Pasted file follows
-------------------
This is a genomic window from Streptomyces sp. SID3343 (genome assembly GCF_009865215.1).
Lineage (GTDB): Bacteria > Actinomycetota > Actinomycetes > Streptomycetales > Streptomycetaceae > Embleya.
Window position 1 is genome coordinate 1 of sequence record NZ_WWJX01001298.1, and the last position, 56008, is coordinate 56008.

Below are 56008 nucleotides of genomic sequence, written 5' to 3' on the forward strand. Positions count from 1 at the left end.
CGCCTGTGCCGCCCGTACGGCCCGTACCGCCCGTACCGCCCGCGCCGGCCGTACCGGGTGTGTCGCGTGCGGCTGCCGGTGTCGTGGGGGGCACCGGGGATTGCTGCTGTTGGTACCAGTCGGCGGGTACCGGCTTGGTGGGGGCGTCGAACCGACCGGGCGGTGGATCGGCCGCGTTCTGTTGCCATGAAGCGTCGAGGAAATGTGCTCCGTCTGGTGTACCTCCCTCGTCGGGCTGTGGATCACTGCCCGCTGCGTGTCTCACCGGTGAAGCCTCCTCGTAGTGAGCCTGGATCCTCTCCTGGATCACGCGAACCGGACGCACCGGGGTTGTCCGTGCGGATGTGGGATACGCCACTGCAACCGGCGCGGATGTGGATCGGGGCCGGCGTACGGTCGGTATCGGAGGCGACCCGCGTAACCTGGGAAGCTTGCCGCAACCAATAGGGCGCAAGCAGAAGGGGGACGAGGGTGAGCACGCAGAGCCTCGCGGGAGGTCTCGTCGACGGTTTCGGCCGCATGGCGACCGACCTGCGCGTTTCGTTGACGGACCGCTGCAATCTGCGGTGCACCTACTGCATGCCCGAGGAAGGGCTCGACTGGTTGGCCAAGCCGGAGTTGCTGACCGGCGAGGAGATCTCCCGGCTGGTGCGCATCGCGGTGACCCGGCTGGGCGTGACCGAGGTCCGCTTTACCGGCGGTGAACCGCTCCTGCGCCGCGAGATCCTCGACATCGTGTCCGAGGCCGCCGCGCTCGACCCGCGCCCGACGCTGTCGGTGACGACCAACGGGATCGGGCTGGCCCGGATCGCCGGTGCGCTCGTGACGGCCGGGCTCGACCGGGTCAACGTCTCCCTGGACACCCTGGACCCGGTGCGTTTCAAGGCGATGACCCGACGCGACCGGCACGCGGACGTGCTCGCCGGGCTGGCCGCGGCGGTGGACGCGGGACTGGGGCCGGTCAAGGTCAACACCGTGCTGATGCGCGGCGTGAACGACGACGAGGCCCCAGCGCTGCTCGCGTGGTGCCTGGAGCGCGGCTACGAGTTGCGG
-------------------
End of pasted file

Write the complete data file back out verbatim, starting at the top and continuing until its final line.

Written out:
This is a genomic window from Streptomyces sp. SID3343 (genome assembly GCF_009865215.1).
Lineage (GTDB): Bacteria > Actinomycetota > Actinomycetes > Streptomycetales > Streptomycetaceae > Embleya.
Window position 1 is genome coordinate 1 of sequence record NZ_WWJX01001298.1, and the last position, 56008, is coordinate 56008.

Below are 56008 nucleotides of genomic sequence, written 5' to 3' on the forward strand. Positions count from 1 at the left end.
CGCCTGTGCCGCCCGTACGGCCCGTACCGCCCGTACCGCCCGCGCCGGCCGTACCGGGTGTGTCGCGTGCGGCTGCCGGTGTCGTGGGGGGCACCGGGGATTGCTGCTGTTGGTACCAGTCGGCGGGTACCGGCTTGGTGGGGGCGTCGAACCGACCGGGCGGTGGATCGGCCGCGTTCTGTTGCCATGAAGCGTCGAGGAAATGTGCTCCGTCTGGTGTACCTCCCTCGTCGGGCTGTGGATCACTGCCCGCTGCGTGTCTCACCGGTGAAGCCTCCTCGTAGTGAGCCTGGATCCTCTCCTGGATCACGCGAACCGGACGCACCGGGGTTGTCCGTGCGGATGTGGGATACGCCACTGCAACCGGCGCGGATGTGGATCGGGGCCGGCGTACGGTCGGTATCGGAGGCGACCCGCGTAACCTGGGAAGCTTGCCGCAACCAATAGGGCGCAAGCAGAAGGGGGACGAGGGTGAGCACGCAGAGCCTCGCGGGAGGTCTCGTCGACGGTTTCGGCCGCATGGCGACCGACCTGCGCGTTTCGTTGACGGACCGCTGCAATCTGCGGTGCACCTACTGCATGCCCGAGGAAGGGCTCGACTGGTTGGCCAAGCCGGAGTTGCTGACCGGCGAGGAGATCTCCCGGCTGGTGCGCATCGCGGTGACCCGGCTGGGCGTGACCGAGGTCCGCTTTACCGGCGGTGAACCGCTCCTGCGCCGCGAGATCCTCGACATCGTGTCCGAGGCCGCCGCGCTCGACCCGCGCCCGACGCTGTCGGTGACGACCAACGGGATCGGGCTGGCCCGGATCGCCGGTGCGCTCGTGACGGCCGGGCTCGACCGGGTCAACGTCTCCCTGGACACCCTGGACCCGGTGCGTTTCAAGGCGATGACCCGACGCGACCGGCACGCGGACGTGCTCGCCGGGCTGGCCGCGGCGGTGGACGCGGGACTGGGGCCGGTCAAGGTCAACACCGTGCTGATGCGCGGCGTGAACGACGACGAGGCCCCAGCGCTGCTCGCGTGGTGCCTGGAGCGCGGCTACGAGTTGCGG